Botan­i­cal gar­den digs its vol­un­teers who get hands dirty

San Francisco Chronicle (Sunday) - - CALIFORNIA - By Lau­ren Hernán­dez Lau­ren Hernán­dez is a San Fran­cisco Chronicle staff writer. Email: lau­ren.her­nan­dez@ sfchron­i­ Twit­ter: @Lau­renPorFa­vor

On any given day, dozens of vol­un­teers at the San Fran­cisco Botan­i­cal Gar­den are dig­ging gloved fin­gers into soil, pulling pesky weeds and lay­ing freshly mulched soil over a layer of card­board to keep weeds at bay.

Roughly 600 peo­ple vol­un­teer at the 55-acre gar­den each year, half of them reg­u­larly wind­ing their way through more than 8,500 dif­fer­ent kinds of plants from around the world, tidy­ing up veg­e­ta­tion and grow­ing a green thumb in the process.

“If you’re living in the city, you don’t al­ways have back­yards to gar­den,” said Ge­orge Lon­go­ria, a hor­ti­cul­tur­al­ist for the gar­den’s South Africa and New Zealand col­lec­tions.

Save an oc­ca­sional kitchen­win­dow basil plant, liv­in­groom cac­tus or tomato pot squeezed onto an im­pos­si­bly small bal­cony, Lon­go­ria said, most res­i­dents living in the city have few op­por­tu­ni­ties to tend to a sprawl­ing gar­den.

In 2012, Lon­go­ria de­cided to switch ca­reer paths, leav­ing a 20-year ca­reer in re­tail to vol­un­teer for the botan­i­cal gar­den while tak­ing a col­lege en­vi­ron­men­tal hor­ti­cul­ture class.

“Like many vol­un­teers, I wanted to come in and get my hands dirty,” he said. “And it’s not just about the weed­ing or the mulching. It’s sat­is­fy­ing to feel my hands in the soil and be a part of some­thing.”

Lon­go­ria is now a hor­ti­cul­tur­al­ist, spend­ing hours work­ing along­side vol­un­teers.

On Satur­day, 10 prospec­tive vol­un­teers watched Lon­go­ria as he worked with the gar­den’s Green Team, a drop-in gar­den­ing group that helps gar­den­ers main­tain the var­i­ous col­lec­tions by weed­ing, mulching and plant­ing.

“Vol­un­teer­ing isn’t just about the work it­self, be­cause the work is go­ing to get done re­gard­less,” Lon­go­ria said. “It be­comes more of a so­cial thing. It’s about see­ing the growth in vol­un­teers and watch­ing them be­come less timid and want to work longer than just three hours at a time.”

Kim KooJoe, 33, of San Fran­cisco was one of the 10 peo­ple tour­ing the gar­den Satur­day to learn more about vol­un­teer op­por­tu­ni­ties.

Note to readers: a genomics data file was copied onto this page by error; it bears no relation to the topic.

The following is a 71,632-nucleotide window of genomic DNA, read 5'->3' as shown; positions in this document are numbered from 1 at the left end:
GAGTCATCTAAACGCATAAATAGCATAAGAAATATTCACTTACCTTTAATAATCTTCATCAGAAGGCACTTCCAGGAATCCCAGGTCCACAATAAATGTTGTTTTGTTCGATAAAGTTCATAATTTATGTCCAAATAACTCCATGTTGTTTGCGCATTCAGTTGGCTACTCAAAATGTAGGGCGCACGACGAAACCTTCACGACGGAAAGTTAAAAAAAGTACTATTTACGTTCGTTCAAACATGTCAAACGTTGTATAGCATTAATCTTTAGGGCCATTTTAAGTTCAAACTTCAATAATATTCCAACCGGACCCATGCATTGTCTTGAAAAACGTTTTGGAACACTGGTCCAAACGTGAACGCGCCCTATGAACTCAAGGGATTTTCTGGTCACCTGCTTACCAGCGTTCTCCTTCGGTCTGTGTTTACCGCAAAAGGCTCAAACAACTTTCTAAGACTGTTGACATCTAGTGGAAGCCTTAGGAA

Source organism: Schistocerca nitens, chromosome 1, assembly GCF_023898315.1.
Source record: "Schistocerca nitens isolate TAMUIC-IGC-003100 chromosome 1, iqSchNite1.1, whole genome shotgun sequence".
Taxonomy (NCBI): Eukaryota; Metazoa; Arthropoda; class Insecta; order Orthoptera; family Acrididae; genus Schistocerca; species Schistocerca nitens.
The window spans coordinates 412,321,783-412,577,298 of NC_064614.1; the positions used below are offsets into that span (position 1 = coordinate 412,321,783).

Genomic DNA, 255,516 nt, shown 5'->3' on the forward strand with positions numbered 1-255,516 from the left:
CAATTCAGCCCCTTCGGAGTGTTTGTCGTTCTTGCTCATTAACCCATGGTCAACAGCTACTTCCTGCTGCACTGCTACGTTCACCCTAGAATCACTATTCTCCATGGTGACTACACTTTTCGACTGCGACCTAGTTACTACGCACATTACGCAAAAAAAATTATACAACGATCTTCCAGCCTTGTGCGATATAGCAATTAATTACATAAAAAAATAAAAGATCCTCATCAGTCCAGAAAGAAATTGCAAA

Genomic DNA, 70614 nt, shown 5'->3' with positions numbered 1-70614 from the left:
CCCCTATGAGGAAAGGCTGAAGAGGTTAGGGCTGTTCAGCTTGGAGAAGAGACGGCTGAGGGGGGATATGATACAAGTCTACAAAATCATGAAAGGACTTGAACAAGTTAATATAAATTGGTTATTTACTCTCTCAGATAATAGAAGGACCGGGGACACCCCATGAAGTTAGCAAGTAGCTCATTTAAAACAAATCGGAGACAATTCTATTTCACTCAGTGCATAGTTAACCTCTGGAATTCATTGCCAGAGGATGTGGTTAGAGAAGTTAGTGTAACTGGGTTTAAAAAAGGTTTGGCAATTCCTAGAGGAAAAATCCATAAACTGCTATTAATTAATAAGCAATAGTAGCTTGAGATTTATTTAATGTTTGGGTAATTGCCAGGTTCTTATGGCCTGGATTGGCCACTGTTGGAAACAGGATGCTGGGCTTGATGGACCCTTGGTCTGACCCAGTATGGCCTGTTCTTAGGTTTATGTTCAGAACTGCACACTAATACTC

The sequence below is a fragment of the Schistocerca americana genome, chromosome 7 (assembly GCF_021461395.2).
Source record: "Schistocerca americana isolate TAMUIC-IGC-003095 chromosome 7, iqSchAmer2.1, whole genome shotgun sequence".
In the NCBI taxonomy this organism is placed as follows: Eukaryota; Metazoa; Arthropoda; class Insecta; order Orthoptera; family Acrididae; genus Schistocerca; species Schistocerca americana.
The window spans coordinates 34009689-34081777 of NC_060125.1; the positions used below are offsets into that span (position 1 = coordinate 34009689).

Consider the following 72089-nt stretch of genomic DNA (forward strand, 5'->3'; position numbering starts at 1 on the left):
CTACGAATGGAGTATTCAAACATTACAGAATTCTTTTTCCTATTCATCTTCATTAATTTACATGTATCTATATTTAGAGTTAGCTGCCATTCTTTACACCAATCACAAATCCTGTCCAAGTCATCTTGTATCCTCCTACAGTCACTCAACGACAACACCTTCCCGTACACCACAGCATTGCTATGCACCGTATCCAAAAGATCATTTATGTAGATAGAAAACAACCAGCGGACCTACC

KooJoe, a city res­i­dent for the past 10 years, is a reg­u­lar at the gar­den. She has al­ways do­nated cash when she vis­its but wanted to do more,

“Orig­i­nally, I wanted to vol­un­teer for the Chil­dren’s Gar­den, but now I’m think­ing of start­ing in the Green Team to get a lay of the land,” KooJoe said. “Af­ter living here for so many years, I feel like I have my roots now and I want to give back to the city and con­trib­ute more.”

Chloe Wieland, vol­un­teer ser­vices co­or­di­na­tor, said vol­un­teers play an in­te­gral role in main­tain­ing the grounds, but more im­por­tantly, they es­tab­lish a sense of com­mu­nity when vis­i­tors ex­plore the gar­den.

Vol­un­teers in­ter­act with roughly 10,000 vis­i­tors an­nu­ally at the botan­i­cal gar­den’s in­ter­pre­tive sta­tions in var­i­ous col­lec­tions, where vol­un­teers tell vis­i­tors more about spe­cific plant life, Wieland said.

For the past 50 years or so, do­cents, or guides, have led vis­i­tors on tours of the grounds, un­der canopies of tow­er­ing palms and through the nurs­ery to learn more about plants.

“We couldn’t do a lot of what we do with­out vol­un­teers,” Wieland said.

Paul Chinn / The Chronicle

Vol­un­teer ser­vices co­or­di­na­tor Chloe Wieland (left) leads a group of prospec­tive vol­un­teers on a tour of the botan­i­cal gar­den’s grounds at Golden Gate Park in San Fran­cisco.

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